Instance Metadata is not allowed

Certain file extensions are blocked(.php & others) and you can’t use redirects either. What else can we do?

Redirects are not allowed/Blacklists are also used for extensions
Redirects are not allowed/Blacklists are also used for extensions

We discovered that we can bypass the extensions black lists with a well known php trick ( /info.php/test.html still requests info.php but the CMS now considers .html to be the requested extension which is whitelisted, while the server will actually execute a .php extension) and then pivot in the local network, accessing internal web-servers. Pivoting from the internet to the intranet:

Pivoting inside the LAN
Pivoting inside the LAN

You can use this to enumerate and fingerprint internal web applications. Here we’re reading the output of a typical phpinfo file stored on an internal webserver.

Accessing internal web servers
Accessing internal web servers

Pivoting in the LAN was nice, you can chain this with various one shot GET exploits, but this was not enough for us. The wholly grail in a cloud environments is accessing the Instance Metadata server and stealing the IAM credentials. We’ve managed to achieve this using our good old friend DNS rebinding. Thanks to emil_lerner for providing this very useful service. We tried a few of them, but this one worked best, with 0 setup on our side! As a tip, you might have to send 2-3 requests in order to succeed, because essentially you’re trying to win a race condition here (time of check, time of use), due to the multiple validations that the Concrete CMS team have put in place previously.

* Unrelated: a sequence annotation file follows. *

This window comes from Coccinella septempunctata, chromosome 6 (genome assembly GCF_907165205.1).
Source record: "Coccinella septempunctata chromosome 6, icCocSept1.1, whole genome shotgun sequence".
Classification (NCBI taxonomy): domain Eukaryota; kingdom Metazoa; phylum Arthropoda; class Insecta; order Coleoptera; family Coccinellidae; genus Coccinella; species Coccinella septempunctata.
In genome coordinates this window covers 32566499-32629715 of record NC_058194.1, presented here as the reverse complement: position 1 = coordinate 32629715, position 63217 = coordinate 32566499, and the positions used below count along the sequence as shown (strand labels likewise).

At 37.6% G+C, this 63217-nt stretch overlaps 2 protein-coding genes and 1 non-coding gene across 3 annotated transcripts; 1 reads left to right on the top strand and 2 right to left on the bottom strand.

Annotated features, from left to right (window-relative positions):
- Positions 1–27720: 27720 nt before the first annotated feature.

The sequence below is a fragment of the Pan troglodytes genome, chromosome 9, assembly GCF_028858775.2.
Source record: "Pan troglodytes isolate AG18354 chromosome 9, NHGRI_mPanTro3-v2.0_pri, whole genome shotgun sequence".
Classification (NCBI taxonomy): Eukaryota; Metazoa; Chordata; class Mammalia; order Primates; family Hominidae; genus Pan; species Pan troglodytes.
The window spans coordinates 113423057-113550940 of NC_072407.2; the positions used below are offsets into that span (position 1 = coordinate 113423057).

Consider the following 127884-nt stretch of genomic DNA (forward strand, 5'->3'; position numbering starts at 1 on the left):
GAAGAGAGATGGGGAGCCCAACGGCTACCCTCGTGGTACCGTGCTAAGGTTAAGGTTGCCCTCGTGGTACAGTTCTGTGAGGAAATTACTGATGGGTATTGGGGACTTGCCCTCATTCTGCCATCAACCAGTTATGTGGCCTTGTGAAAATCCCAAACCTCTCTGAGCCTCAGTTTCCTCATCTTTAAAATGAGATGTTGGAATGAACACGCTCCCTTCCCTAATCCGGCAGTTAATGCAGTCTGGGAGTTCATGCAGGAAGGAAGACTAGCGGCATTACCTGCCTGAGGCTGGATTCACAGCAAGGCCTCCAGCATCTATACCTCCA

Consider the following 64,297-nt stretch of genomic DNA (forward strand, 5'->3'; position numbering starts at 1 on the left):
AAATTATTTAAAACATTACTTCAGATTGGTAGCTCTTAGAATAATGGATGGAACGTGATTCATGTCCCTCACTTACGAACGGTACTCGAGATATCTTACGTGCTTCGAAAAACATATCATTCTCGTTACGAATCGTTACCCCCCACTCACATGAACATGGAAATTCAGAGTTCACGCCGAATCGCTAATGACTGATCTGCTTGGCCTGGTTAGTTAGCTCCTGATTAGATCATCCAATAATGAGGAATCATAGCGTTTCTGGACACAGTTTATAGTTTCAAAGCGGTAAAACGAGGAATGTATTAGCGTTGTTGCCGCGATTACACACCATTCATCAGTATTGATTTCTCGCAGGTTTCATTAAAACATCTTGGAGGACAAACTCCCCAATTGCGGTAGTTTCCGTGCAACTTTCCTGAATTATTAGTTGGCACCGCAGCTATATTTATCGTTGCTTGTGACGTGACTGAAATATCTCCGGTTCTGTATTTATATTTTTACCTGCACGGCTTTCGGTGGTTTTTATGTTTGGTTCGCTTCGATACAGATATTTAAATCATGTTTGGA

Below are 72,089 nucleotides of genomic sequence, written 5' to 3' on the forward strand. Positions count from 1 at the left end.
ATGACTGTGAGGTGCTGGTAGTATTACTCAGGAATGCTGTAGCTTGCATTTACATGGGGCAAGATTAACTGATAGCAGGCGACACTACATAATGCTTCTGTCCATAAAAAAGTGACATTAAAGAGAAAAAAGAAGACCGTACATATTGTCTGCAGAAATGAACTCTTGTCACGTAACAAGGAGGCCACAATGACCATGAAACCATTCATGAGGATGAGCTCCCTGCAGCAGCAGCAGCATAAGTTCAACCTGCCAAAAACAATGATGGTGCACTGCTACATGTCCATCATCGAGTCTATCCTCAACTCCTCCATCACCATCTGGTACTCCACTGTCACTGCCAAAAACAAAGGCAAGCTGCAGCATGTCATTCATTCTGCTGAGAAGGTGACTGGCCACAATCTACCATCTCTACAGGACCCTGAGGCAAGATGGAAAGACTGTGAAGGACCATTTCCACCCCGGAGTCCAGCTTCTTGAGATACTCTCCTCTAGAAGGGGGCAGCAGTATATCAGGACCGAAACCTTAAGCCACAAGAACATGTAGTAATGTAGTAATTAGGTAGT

Fetching the AWS IAM role using DNS rebinding
Fetching the AWS IAM role using DNS rebinding

We got the AWS IAM role the instance is using:

AWS IAM role
AWS IAM role
AWS IAM keys from instance metadata
AWS IAM keys from instance metadata

The moral of this story is that there’s always one more trick to try, you just have to be persistent enough.

Password reset poisoning

We wrote previously about this type of attack on Drupal and Joomla. We thought of giving it a try here as well and it looks like we were right. Poisoning the host header below:

Malicious request to reset password
Malicious request to reset password

Will result in poisoning the password reset link.

Poisoned password reset link
Poisoned password reset link

And this is the email that will be sent to the user:

Email with poisoned link
Email with poisoned link

Mitigations

The SSRF and PrivEsc vulnerabilities have been fixed in versions 8.5.7 and 9.0.1 at the end of last year. You should upgrade to the latest version. For the password poisoning issue please set the canonical url in the Concrete CMS admin panel. For more tips on Concrete CMS security please see the following page for best practices on configuration: https://documentation.concretecms.org/developers/introduction/configuration-best-practices. Once again we would like to thank their team for their support and cooperation on addressing these issues in a prompt manner.